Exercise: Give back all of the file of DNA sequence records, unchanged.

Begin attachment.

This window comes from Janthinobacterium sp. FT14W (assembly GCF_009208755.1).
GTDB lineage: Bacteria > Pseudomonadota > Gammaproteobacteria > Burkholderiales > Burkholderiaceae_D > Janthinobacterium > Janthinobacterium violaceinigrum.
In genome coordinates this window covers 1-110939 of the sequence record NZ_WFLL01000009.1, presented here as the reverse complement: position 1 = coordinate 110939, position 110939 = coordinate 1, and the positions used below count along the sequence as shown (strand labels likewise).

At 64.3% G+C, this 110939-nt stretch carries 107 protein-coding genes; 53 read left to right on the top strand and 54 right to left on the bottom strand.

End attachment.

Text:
This window comes from Janthinobacterium sp. FT14W (assembly GCF_009208755.1).
GTDB lineage: Bacteria > Pseudomonadota > Gammaproteobacteria > Burkholderiales > Burkholderiaceae_D > Janthinobacterium > Janthinobacterium violaceinigrum.
In genome coordinates this window covers 1-110939 of the sequence record NZ_WFLL01000009.1, presented here as the reverse complement: position 1 = coordinate 110939, position 110939 = coordinate 1, and the positions used below count along the sequence as shown (strand labels likewise).

At 64.3% G+C, this 110939-nt stretch carries 107 protein-coding genes; 53 read left to right on the top strand and 54 right to left on the bottom strand.